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Study - The 4 Great Clave Debates - Clave Debate 3

click here for Kevin Moore's book: Understanding Clave and Clave Changes.

Clave Debate #3: "There is no such thing as 2:3 clave".

In argument 2, we pointed out that those who call rhythm 4 "2:3 clave", while ill-advised about the name, are usually very talented, and that in fact, their ability to intuitively hear music is what leads to the confusion over the name. This is not the case in argument #3. As far as we can tell, the only way to logically conclude that there’s no such thing as 2:3 clave would be to be completely oblivious to the voices, horns, piano, and bass! Nevertheless, we’ll take their argument as far as it will allow:

Suppose you have 4 people in a room. One is playing rhythm 1 on clave. The other 3 are playing timbales, congas, and campana bell, using their most basic patterns and locking to the clave without playing any fills or decorations. Now, suppose you had walked into the room after the music had already started. Which clave is the music in? Are they playing rhythm 1 (2:3 son clave) or rhythm 3 (3:2 son clave)? The answer is that you couldn’t tell. So, the extremist argument goes, "there is really only one type of clave" (they usually say it’s 3:2).

The problem with this argument is that if you had been there when they started, someone would have said ("one, two, one, two, three, four") and they would have started by playing either the 2 side or the 3 side. You would then know that the musicians, in their own minds, were thinking of their rhythm as being 2:3 or 3:2. But if you had walked in after the pattern had begun, you might hear the rhythm starting on either 2 or 3 because you have no point of reference, so your brain creates one for you. The pattern just keeps cycling and it’s up to you to decide where it feels like the beginning is. If you had never heard any type of clave-based music, you might even hear the pattern starting in any of the 14 other possible places!! Each of those is a legitimate rhythm of some sort. It’s just a matter of where the listener perceives the downbeat. If the musicians started on the 2 side and in their own minds are feeling the 2 side as being the beginning of the rhythm, then we would say they’re playing in 2:3 clave. The extremist argument then goes: "well, they should have started on 3 because there is only 3:2 clave". But this fails to take into account that the clave rhythm is also used to accompany songs! And that about half of them begin on the 2 side! For example, "Pare Cochero". [audio example 5]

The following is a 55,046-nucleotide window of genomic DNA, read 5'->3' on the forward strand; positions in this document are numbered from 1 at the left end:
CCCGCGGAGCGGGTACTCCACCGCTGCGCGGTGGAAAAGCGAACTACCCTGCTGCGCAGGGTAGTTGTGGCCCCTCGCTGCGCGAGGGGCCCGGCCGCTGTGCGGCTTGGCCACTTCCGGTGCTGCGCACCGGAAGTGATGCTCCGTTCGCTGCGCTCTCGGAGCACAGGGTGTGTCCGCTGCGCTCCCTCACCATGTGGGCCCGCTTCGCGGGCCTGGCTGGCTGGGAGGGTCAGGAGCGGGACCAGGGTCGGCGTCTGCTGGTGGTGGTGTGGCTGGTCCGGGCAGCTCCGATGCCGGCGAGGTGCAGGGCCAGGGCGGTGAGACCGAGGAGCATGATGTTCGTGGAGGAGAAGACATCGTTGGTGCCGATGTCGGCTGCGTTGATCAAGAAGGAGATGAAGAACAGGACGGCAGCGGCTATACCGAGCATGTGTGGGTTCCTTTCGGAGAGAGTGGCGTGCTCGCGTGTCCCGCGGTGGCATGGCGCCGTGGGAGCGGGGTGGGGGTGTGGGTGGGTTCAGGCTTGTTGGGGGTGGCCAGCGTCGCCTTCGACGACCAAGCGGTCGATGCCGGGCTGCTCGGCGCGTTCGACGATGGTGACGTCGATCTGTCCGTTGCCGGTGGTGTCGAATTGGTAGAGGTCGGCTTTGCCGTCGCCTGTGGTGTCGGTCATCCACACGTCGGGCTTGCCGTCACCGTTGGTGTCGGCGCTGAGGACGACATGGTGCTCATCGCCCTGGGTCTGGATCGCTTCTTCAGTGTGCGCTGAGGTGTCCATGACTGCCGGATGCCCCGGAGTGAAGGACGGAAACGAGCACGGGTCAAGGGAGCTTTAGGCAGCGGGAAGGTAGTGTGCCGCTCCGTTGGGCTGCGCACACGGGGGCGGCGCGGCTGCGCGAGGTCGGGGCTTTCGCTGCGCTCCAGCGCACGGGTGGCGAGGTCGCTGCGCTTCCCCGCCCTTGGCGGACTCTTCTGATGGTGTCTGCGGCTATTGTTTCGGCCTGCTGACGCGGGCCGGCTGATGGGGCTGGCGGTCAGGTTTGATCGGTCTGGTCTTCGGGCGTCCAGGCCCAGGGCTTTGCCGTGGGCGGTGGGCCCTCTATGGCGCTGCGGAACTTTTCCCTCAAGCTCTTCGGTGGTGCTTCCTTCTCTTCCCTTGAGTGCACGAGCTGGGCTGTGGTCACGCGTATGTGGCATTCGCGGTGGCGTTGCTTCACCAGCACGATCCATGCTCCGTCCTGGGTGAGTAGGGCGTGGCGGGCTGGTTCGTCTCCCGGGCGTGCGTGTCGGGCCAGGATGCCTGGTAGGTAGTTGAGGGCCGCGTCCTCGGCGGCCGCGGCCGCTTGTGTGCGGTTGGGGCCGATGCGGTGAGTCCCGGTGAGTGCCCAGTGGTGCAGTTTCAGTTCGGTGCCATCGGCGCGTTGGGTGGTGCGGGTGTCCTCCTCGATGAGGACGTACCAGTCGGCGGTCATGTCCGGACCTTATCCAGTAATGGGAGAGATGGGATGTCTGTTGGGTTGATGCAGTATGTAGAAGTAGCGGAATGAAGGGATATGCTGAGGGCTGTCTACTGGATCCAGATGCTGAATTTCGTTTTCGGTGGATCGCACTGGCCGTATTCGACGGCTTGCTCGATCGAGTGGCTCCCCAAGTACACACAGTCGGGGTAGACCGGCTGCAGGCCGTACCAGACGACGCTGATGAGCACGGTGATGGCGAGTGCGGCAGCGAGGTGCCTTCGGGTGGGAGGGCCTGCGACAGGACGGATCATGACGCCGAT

Pare coche coche - ro
Pare coche

Try singing it while clapping 3:2 and then 2:3 son clave. 2:3 feels much more natural because "re" and "co" fall on the two beats of the two side and "che" and "ro" fall on the second two beats of the 3 side. If you listen to any of the hundreds of recordings of this song, you’ll find that they’re all in 2:3.

If the still doesn’t prove the existence of 2:3 clave, then the problem is again with semantics and we faithful believers in 2:3 need to define our terms better. To do this we’ll play "Twinkle Twinkle Little Star" in both 3:2 and 2:3.

[audio example 6] — Twinkle Twinkle in 3:2 clave

[audio example 7] — Twinkle Twinkle in 2:3 clave

Listen to example 6, in which the nursery rhyme begins right on the downbeat of the 3 side. This is what it means to be "in 3:2 clave". Now listen to example 7, in which the same melody begins on the downbeat of the 2 side. Since Twinkle Twinkle is all quarter notes, it sounds equally dumb in both 3:2 and 2:3 clave, but the point is that if you start singing the song on the 3 side, the listener will perceive the rhythm as 3:2 and if you start singing it on the 2 side, the listener will perceive the rhythm as 2:3.The harmony and melody force you to hear the phrase starting in a specific place, and if the percussion is playing the 2 side, that is what the 2:3 believers call 2:3 clave.